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Saturday, November 29, 2008

How resilient is Malaysia’s property sector?

In recent weeks, a series of telling full-page advertisements have appeared in the local papers on the sale of luxurious condominiums. The location: Mont’ Kiara and KLCC. Is somebody unloading?

The question begging to be asked is this: How resilient is Malaysia’s property sector in the current financial meltdown?

There seems to be two broad versions right now. The first is that the current crisis will not affect the property sector as much as it did in the 1997/98 financial crisis.

The rationale given by property consultants is that in the late 1990s crisis, interest rates went up from less than 10% to 15%. Now interest rates are around 7% and getting lower for residential properties.

The second rationale is that banks were withholding credit in the late 1990s. The third rationale is that property buffs (which include buyers, sellers and observers) have learned from that crisis and are not so highly leveraged.

We shall call this first group the “bulls”, following the stock market jargon for investors who have dared to invest and who saw the silver lining behind a dark cloud.

Then there are the “bears” with a more cautious stand. Their rationale: The world is going through what could be the worst financial crisis since WWII and there is no such thing as decoupling from the US market because every country is affected. The question is to what degree will we be affected, and how developers and property buffs will weather the crisis.

As Glomac Bhd group managing director F.D. Iskandar Mohamed Mansor puts it: “To those who say Malaysia will be insulated, let me say that when our trading partners – the US, Europe, Japan, India and China – are affected, we will be affected. We have to face that,” he says.

Iskandar is also Real Estate and Housing Developers’ Association Selangor branch chairman.

But there are those who are positive. According to a report by research house ECM Libra, which recently hosted a property talk for about 100 fund managers, the current property downcycle will not be as bad as the 1997/98 Asian financial crisis.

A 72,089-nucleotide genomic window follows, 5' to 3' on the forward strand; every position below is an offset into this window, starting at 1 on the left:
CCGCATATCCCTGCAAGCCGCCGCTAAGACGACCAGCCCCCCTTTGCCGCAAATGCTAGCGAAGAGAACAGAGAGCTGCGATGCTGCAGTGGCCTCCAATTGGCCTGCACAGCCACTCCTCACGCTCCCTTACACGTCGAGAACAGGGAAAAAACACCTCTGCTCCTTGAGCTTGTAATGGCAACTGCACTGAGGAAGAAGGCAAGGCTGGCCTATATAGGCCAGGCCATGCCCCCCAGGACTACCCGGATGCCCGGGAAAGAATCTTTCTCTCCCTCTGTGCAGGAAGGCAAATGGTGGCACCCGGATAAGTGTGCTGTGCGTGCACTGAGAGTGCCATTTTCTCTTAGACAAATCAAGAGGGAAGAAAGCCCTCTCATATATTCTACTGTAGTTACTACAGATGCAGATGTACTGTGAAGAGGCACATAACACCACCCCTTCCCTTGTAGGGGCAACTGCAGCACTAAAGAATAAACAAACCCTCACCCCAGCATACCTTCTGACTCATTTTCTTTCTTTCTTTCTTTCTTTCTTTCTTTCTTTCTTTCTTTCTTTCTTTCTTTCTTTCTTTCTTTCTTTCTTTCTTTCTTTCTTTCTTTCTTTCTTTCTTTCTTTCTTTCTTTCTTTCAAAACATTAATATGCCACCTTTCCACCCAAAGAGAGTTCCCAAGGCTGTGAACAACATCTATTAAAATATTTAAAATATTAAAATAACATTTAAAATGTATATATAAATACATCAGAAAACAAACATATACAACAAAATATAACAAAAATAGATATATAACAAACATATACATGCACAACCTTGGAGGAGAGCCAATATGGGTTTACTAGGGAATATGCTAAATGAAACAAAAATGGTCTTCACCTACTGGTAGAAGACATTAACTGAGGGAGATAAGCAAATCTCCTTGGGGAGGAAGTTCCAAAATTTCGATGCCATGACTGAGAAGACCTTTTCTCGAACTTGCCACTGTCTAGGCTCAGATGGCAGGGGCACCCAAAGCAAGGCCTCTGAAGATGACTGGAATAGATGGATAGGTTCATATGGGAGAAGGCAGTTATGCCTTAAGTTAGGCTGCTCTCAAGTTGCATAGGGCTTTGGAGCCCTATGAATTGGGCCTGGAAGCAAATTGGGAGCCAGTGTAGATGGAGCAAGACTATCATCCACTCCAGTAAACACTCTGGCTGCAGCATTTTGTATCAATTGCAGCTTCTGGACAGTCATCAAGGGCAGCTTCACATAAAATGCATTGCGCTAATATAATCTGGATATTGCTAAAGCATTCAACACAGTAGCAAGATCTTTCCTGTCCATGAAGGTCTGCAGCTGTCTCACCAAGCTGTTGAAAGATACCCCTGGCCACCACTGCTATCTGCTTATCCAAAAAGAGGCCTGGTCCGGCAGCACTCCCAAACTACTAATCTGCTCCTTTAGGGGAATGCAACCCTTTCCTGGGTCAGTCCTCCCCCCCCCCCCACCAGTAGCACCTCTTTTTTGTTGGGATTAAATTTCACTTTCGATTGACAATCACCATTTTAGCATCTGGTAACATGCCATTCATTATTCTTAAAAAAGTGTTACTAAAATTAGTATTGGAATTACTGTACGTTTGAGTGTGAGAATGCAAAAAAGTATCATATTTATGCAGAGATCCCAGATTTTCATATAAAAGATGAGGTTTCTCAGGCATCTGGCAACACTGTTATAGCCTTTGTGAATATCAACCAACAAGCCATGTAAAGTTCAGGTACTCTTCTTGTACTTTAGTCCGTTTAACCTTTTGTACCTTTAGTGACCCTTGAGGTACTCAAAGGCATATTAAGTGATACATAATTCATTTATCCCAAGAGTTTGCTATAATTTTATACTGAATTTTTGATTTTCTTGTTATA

“The indications are that the market is fairly resilient. With the exception of luxury condominiums, correction of capital values and rental of properties should be moderate,” the report says.

Rehda president Datuk Ng Seing Liong is positive. “We know there is a slowdown, not a crash. On average, it will only be a 5% drop in property prices, maybe in some locations and segments, 10%. We are well insulated and there is nothing to fear. We will not be like Singapore, where there will definitely be a crash.

“Of course, there will be a slowdown as buyers take a wait-and-see attitude. But everything is under control and we have asked for a 50-basis-point reduction in interest rates. We have a 25 basis points cut, so in the next few months, we hope there will be another,” says Ng.

Some property consultants and a valuer say they are not seeing any fire-sale and that their customers are still holding on to their prices from six months ago.

PA International Property Consultants (KL) Sdn Bhd managing director I (agency and corporate services) Jerome Hong says: “I don’t think it will be as bad as before but we will only know by the first half of next year.”

Hong says his concerns are with high-rise condominiums the prices of which have come down by about 10%.

“We have multiple-unit buyers who are now letting go. But those in good locations and with good views may be fine. We will see more in January and February next year,” he says.

And now, views from the “bears”: Savills Rahim & Co managing drector Robert Ang says the property sector is not as resilient as many would like to think.

“Six months ago, I told a group it will weaken, that our cycle is almost coming to an end, that it will taper off by 2009 or early 2010. It came earlier as a result of what is happening in the outside world.”

Ang says the last few months have attracted a lot of foreign interest and many of these foreigners, together with Malaysians, have been affected.

Ang, who at one time was an all-out promoter of the KLCC area, believes that KLCC is over-built and that the other troubled area is Mont’ Kiara.

“The condo market has been weak for the last couple of years. The office market will have a lot of supply. The landed houses will be much more resilient,” he says.

Another property consultant, who declined to be named, says he sees two troubled spots – the KLCC and Mont’ Kiara.

“KLCC is in a better position than Mont’ Kiara. Depending on the project, its developer and the view from the top, prices may drop 15% to 20% next year. In Mont’ Kiara, it may be 20% to 25%.

“At the same time, there are units going for RM2,500 per sq ft or more. The winners will be those who bought into that area at RM500 to RM600 per sq ft. For example, Dua in Jalan Tun Razak.

“Dua went up to about RM1,000 per sq ft, so with a 20% drop, even at RM700 per sq ft, these buyers are still okay. It is those who went into that area at RM900 or RM1,000 who will face difficulty,” he says.

Says a source from a foreign bank, who monitors the property scene: “I would hold cash. Realistically, Malaysia has not yet felt the whole effect of the global meltdown. The next six months will provide more clarity.”

By The Star (by Thean Lee Cheng)

1 comment:

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